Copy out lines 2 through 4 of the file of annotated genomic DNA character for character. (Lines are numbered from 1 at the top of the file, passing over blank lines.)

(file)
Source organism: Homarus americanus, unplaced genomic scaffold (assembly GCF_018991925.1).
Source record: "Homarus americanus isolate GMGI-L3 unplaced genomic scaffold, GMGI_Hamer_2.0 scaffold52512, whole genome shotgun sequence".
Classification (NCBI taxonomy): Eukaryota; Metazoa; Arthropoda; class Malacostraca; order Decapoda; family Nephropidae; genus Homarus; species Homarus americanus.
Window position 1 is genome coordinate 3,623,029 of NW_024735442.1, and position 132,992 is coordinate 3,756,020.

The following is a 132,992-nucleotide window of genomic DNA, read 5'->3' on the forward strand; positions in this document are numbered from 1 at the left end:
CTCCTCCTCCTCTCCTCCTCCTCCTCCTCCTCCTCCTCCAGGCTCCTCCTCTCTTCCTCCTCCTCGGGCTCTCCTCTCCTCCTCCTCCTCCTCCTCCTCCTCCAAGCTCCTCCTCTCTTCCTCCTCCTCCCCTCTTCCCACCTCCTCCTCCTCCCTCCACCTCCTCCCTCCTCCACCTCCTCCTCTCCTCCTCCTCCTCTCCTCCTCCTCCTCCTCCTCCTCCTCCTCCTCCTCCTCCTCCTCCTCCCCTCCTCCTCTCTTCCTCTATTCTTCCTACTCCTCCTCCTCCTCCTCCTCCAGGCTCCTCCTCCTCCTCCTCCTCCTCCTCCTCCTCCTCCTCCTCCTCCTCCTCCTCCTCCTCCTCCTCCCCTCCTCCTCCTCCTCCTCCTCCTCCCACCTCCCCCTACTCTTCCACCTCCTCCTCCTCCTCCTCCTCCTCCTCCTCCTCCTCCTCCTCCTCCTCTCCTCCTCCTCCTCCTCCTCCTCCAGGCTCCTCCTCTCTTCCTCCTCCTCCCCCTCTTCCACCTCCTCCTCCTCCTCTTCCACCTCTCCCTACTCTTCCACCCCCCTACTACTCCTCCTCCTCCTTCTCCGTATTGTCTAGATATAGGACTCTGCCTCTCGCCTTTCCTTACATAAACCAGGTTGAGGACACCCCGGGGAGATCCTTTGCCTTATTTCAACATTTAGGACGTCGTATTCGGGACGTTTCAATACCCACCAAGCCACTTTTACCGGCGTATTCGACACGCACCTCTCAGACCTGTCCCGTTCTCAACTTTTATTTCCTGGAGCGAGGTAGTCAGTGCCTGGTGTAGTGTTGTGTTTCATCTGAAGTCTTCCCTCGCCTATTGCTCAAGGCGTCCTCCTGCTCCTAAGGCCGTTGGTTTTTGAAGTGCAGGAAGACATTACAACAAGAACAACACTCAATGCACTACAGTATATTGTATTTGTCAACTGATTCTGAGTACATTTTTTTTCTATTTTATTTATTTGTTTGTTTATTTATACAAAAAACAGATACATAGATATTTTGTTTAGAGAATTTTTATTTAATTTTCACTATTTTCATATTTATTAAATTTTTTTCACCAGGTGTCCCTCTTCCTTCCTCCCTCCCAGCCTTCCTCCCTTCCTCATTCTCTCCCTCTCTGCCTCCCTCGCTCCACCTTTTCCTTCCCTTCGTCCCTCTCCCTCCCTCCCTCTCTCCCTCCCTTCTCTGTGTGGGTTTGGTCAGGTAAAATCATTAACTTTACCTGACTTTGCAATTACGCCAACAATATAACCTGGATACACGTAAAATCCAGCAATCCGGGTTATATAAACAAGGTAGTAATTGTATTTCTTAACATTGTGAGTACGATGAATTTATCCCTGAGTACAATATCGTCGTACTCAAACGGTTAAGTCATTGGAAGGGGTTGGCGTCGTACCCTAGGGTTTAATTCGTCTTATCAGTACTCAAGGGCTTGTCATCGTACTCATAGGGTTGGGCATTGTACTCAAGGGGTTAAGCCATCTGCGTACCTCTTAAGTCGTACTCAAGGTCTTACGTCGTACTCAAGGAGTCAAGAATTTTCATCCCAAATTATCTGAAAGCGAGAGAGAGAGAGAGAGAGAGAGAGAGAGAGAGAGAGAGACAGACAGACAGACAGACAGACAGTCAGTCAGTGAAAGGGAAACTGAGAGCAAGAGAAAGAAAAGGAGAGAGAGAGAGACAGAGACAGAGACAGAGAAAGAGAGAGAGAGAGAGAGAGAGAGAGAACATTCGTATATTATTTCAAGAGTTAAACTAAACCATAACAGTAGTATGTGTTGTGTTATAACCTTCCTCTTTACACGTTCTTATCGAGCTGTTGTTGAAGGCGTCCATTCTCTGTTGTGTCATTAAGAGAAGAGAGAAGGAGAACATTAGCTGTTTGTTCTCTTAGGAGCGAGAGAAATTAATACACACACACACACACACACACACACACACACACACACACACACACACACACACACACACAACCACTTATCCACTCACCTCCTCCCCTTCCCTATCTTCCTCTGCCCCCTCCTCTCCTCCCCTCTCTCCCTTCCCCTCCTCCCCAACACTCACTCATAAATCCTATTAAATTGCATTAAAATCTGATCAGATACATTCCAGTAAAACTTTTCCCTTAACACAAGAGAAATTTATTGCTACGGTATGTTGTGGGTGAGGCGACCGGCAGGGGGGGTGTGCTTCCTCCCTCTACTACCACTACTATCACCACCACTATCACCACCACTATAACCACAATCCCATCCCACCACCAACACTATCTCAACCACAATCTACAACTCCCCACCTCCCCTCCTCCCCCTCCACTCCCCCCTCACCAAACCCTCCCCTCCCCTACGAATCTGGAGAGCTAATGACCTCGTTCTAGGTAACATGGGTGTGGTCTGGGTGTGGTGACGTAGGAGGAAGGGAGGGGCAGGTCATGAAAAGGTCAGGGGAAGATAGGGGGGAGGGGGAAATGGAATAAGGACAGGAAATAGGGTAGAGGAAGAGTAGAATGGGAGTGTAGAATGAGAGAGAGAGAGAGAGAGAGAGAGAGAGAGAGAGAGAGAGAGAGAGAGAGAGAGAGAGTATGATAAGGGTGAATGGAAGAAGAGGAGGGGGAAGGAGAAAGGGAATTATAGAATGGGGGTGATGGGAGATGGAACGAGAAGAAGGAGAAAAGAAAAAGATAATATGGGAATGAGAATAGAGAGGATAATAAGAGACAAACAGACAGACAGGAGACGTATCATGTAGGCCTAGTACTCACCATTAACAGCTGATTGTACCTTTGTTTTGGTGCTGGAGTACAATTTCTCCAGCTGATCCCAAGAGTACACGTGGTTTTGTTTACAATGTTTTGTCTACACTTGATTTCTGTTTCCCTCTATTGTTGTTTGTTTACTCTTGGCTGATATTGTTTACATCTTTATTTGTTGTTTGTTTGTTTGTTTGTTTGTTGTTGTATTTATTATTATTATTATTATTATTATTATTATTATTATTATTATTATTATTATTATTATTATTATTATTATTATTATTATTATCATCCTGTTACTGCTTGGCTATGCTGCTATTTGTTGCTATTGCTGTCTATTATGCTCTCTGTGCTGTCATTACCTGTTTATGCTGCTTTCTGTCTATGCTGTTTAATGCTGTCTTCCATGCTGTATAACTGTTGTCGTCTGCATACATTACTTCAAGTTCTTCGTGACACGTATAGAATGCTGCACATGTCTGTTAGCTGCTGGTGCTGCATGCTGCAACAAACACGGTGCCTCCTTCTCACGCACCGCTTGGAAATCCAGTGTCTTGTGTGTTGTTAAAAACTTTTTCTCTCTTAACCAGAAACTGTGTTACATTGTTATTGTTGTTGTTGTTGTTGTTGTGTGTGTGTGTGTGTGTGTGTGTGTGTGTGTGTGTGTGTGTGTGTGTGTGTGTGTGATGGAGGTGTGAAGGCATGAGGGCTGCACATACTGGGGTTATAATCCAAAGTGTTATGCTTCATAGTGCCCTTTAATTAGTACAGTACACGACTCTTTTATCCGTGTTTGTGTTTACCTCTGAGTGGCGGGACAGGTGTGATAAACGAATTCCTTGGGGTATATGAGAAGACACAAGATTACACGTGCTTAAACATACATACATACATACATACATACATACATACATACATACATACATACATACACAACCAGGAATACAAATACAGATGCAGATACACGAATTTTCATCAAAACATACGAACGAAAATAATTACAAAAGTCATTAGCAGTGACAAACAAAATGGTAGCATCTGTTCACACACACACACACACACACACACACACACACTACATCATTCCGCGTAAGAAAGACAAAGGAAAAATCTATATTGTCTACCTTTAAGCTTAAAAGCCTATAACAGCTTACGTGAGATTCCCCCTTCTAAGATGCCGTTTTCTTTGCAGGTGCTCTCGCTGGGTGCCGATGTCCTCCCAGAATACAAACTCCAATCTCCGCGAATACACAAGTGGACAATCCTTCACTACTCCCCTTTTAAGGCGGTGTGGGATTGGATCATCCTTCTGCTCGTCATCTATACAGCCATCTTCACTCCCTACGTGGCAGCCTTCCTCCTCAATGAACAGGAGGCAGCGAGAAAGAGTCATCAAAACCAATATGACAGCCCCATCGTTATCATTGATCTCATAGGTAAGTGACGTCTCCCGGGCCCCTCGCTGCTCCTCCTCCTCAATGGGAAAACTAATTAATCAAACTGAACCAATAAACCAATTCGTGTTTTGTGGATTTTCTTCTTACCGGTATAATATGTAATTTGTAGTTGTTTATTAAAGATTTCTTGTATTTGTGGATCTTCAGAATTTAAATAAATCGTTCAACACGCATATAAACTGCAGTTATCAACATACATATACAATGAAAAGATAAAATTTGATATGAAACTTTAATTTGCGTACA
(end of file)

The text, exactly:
Source record: "Homarus americanus isolate GMGI-L3 unplaced genomic scaffold, GMGI_Hamer_2.0 scaffold52512, whole genome shotgun sequence".
Classification (NCBI taxonomy): Eukaryota; Metazoa; Arthropoda; class Malacostraca; order Decapoda; family Nephropidae; genus Homarus; species Homarus americanus.
Window position 1 is genome coordinate 3,623,029 of NW_024735442.1, and position 132,992 is coordinate 3,756,020.